• the period of European history at the close of the Middle Ages and the rise of the modern world; a cultural rebirth from the 14th through the middle of the 17th centuries
  • rebirth: the revival of learning and culture


  • The transitional movement in Europe between medieval and modern times beginning in the 14th century in Italy, lasting into the 17th century, and marked by a humanistic revival of classical influence expressed in a flowering of the arts and literature and by the beginnings of modern science.


  • “Rebirth.” The era from the mid-15th century to the end of the 16th century. The music was characterized by the use of freer forms, and a progression from modes toward major and minor scales, and harmony.


  • The period of European history which marks the end of the Middle Ages and the beginning of the Modern History. It is usually considered as beginning in Italy in the 14th century and was marked by an interest in Classical scholarship, scientific and geographical discoveries and the growing importance of non-religious studies.


  • An era and style in art history beginning in Rome Italy, and spreading through Europe from 1450- 1600. This was a period following the dark ages of intense revival in all areas of math, science, arts, and humanities. It is often refereed to as the rebirth of the classics, as the participants looked to the texts and monuments of the Greco-Roman civilizations for inspiration and direction.


  • meaning rebirth, the period in western Europe from the mid fifteenth century onward, characterized by a radical development in the arts, politics and sciences


  • French for rebirth, the revival of culture and learning during the 14th and 15th centuries in Europe that emphasized Roman and Greek art and culture.


  • the style of art and the name of the time period from about 1300 to 1600 that was characterized by a revival of the Classical influence and vigorous aesthetic and intellectual activities; see periods.


  • Latin for “rebirth.” Term for the period (1400–1700) when, beginning in Italy, classic Greco-Roman art and architectural sources were tapped again for design inspiration and eventually supplanted the Gothic style throughout Europe. The period’s massive furniture, at first simple, later became highly ornate and heavily carved.


  • The period of Western history from about 1453 A. D. (fall of Constantinople to the Turks) to about 1650. Characterized by a renewal of interest in the pagan cultures of Antiquity (particularly Greece and Rome) and a surge of intellectual, scientific, commercial, and artistic activity. Emphasis on the self, the enjoyment of earthly life, exploration, discovery, and empirical methods. Followed by the Enlightenment.


  • The humanistic revival of classical art, architecture, literature, and learning in Europe; roughly the 14th through the 16th centuries.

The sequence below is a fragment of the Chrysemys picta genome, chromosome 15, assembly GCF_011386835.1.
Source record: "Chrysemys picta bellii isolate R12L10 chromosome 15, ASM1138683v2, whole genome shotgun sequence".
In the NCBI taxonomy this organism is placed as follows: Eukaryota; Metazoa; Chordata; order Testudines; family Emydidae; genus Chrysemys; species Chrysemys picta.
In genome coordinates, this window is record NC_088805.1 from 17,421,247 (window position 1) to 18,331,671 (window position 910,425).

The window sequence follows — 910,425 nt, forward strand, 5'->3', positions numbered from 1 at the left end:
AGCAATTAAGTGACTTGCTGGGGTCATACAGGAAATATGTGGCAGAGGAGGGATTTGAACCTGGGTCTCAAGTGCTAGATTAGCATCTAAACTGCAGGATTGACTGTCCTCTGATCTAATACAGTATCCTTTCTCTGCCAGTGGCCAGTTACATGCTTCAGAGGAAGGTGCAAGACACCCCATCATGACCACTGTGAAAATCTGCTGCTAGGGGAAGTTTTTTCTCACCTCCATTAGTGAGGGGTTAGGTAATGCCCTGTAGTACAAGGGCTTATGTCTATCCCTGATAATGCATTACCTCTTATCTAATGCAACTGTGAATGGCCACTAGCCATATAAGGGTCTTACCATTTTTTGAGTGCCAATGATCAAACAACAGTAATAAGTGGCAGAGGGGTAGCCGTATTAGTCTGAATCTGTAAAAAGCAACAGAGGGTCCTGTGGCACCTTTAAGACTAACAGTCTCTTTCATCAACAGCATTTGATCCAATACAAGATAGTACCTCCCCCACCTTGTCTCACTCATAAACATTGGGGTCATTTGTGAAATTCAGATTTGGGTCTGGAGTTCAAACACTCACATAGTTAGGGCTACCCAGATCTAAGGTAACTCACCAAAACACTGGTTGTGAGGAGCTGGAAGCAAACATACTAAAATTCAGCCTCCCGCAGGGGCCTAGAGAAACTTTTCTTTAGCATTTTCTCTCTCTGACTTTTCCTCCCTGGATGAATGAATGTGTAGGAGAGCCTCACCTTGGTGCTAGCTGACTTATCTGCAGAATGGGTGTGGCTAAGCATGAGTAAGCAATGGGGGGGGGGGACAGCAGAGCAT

• “Rebirth.” The era from the mid-15th century to the end of the 16th century. The music was characterized by the use of freer forms, and a progression from modes toward major and minor scales, and harmony.


  • In music the term is used for the period in Europe between c. 1430 and c. 1600.


  • lit. “rebirth”; the great revival of art, literature, and learning in Europe from the 14th to the 17th centuries, based in large measure on the resurgence of the study of Greek and Roman culture.


  • In architecture, of the revival of Greek and Roman architectural principles and their reinterpretation, beginning in Italy during 15th and 16th centuries.


  • a period of rebirth, the revival of art, literature, and learning in the 14th century


  • The Renaissance in Europe was the golden age of a polyphonic choral music created by the first significant group of great composers, a group that included Jospquin des Prez, Giovanni Pierluigi da Palestrina, and Giovanni Gabrieli. This was also an age of humanism, optimism, and reform. Artists and scholars expanded their interests into secular society, and patronage of the arts began to shift from the church to the courts. Developments that were important in shaping Western culture occurred during the Renaissance. The art of printing books, perfected by Gutenberg in the fifteenth century, soon led to the dissemination of printed music and books about music.


  • The period c. 1450–1600.


  • There are two common uses of the word.


  • Full and rounded from the shoulder to just above the elbow, tapering to a more fitted sleeve to the wrist


  • The classically inspired revival of European arts prevalent in the 14th, 15th and 16th centuries


  • characteristic style of the 16th Century


  • Period of musical history from about 1450 to 1600, especially known for its rebirth of secular music.


  • At the beginning of the 15th century artists in Florence Italy were influenced by the humanistic culture of Graeco-Roman artists, writers and philosophers. This began a return to proportion, symmetry and classical art compositions. The renaissance became an attempt to challenge the elongated Gothic style. Architectural changes in proportion and a system of perspective was based on a single vanishing point rejected the Gothic emphasis on decoration. Renaissance painting used perspective to depict bodies on the two dimensions of canvas, panels or walls as if they were set in a three dimensional space. Human figures became the subject of anatomical study, allowing realistic faces and bodies. Portraiture became very popular during this time.


Last edited by Godsil.   Page last modified on January 18, 2006

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